Source: https://www.texasmonthly.com/bbq/faux-vide/

The earliest mention of brisket comes from a grocery store in 1910. This again emphasizes how brisket was, and still is, something to be cooked at home amongst family. Coming from the same part of the cow as Jewish Pastrami, brisket developed from the Jewish influence in the central Texas region. It wasn’t until the 1950s that brisket first appeared on the menu of Black’s BBQ in Lockhart, Texas. While brisket has spread in popularity across the country since then, it is still this central Texas region of Austin and Lockhart that is where the best is located. Restaurants like Franklin Barbecue, Kreutz Market, and Snows have become institutions, and their chefs are as famous as celebrities. The meticulousness of chef Aaron Franklin, and his dedication to perfecting the meat have led him to be known as the king of brisket. While brisket stems from this region of Texas, each part of the “barbecue belt” of the United States is known for their own take on southern barbeque. Memphis is known for dry rub ribs, the Carolinas for pulled pork, and Kansas City for burnt ends. Each of these places across the United States have pride in their product and have the same love for barbeque as I do for brisket.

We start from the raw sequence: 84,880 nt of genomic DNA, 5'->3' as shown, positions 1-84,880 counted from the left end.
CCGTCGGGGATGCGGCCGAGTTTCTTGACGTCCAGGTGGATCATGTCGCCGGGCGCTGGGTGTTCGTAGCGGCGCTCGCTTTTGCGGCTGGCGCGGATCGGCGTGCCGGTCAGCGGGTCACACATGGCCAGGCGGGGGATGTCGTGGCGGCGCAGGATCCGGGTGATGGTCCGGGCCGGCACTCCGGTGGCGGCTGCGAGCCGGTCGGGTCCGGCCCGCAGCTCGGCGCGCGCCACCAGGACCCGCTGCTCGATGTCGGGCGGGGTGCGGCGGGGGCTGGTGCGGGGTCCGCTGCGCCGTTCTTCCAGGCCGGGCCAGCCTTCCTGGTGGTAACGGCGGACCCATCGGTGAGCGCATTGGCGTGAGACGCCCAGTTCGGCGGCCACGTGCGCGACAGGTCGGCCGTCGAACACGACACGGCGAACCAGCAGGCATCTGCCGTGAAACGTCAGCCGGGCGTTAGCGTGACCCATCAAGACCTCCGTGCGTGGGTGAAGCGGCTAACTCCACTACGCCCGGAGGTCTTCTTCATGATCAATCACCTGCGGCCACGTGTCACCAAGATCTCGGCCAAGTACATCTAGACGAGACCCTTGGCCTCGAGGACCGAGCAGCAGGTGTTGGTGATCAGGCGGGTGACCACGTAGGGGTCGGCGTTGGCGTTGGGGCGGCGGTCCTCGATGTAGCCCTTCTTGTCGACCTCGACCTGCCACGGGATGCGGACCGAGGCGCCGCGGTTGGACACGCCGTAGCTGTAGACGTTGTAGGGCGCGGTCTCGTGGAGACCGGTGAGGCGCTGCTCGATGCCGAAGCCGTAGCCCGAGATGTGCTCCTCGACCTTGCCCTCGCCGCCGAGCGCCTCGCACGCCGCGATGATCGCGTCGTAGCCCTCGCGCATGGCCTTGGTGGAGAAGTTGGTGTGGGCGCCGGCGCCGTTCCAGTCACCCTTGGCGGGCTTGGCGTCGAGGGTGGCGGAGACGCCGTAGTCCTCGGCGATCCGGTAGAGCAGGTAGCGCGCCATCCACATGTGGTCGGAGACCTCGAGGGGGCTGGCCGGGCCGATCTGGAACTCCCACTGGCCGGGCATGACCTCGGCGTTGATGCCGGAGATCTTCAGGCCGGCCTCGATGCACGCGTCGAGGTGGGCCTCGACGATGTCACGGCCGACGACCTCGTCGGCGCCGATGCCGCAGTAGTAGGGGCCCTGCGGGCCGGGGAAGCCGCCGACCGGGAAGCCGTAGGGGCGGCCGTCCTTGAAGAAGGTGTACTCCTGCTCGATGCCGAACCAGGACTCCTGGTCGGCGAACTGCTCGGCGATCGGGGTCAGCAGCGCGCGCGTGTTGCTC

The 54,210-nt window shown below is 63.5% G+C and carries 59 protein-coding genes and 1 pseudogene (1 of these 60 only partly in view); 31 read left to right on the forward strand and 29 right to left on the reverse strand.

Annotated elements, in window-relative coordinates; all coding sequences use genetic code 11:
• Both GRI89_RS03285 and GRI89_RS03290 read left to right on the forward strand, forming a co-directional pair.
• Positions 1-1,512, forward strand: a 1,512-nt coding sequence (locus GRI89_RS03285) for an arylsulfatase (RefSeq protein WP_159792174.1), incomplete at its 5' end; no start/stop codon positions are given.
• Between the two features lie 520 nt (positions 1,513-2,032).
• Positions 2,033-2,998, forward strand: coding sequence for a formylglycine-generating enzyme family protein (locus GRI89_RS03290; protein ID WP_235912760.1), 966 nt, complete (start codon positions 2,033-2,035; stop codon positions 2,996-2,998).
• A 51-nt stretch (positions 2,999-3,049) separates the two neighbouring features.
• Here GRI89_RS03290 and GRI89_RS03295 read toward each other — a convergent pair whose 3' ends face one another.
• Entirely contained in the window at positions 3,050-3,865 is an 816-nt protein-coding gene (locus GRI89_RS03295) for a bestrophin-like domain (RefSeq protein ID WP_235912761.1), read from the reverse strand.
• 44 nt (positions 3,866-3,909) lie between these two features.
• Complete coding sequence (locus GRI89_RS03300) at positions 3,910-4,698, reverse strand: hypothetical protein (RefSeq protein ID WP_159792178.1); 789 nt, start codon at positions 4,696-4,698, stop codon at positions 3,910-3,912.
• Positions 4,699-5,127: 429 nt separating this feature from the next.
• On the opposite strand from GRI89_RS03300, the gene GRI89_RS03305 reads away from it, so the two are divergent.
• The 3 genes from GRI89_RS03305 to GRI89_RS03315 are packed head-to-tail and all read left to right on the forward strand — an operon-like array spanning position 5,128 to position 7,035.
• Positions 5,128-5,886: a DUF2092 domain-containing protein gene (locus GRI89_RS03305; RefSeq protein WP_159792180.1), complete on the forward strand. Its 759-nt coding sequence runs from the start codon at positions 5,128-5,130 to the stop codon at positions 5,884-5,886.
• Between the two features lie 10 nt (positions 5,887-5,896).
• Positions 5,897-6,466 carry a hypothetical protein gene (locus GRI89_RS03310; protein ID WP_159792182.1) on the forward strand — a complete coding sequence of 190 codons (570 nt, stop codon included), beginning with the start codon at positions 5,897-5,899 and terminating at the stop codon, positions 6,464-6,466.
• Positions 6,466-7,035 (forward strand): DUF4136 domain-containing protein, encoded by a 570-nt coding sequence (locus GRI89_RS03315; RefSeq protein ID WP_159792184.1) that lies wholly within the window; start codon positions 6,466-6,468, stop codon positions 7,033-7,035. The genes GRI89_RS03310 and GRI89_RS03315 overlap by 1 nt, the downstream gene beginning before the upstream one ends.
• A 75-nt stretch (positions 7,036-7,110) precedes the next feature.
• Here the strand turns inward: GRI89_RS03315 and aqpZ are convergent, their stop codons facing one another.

Recipe for Texas Smoked Brisket

Source: https://putneyfarm.com/2013/09/14/bbq-brisket-franklin-style/



  • 1, 10-12 pound “full packer” brisket
  • 1/2 cup salt
  • 1/2 cup fresh ground pepper, finely ground
  • Oak wood, chunks or chips, for smoking.


  1. Trim the fat layer on the “flat” section of the brisket to 1/4 inch. Trim all the thick, hard fat around the “point” section. Trim any super-thin sections of the meat that will burn during long-cooking.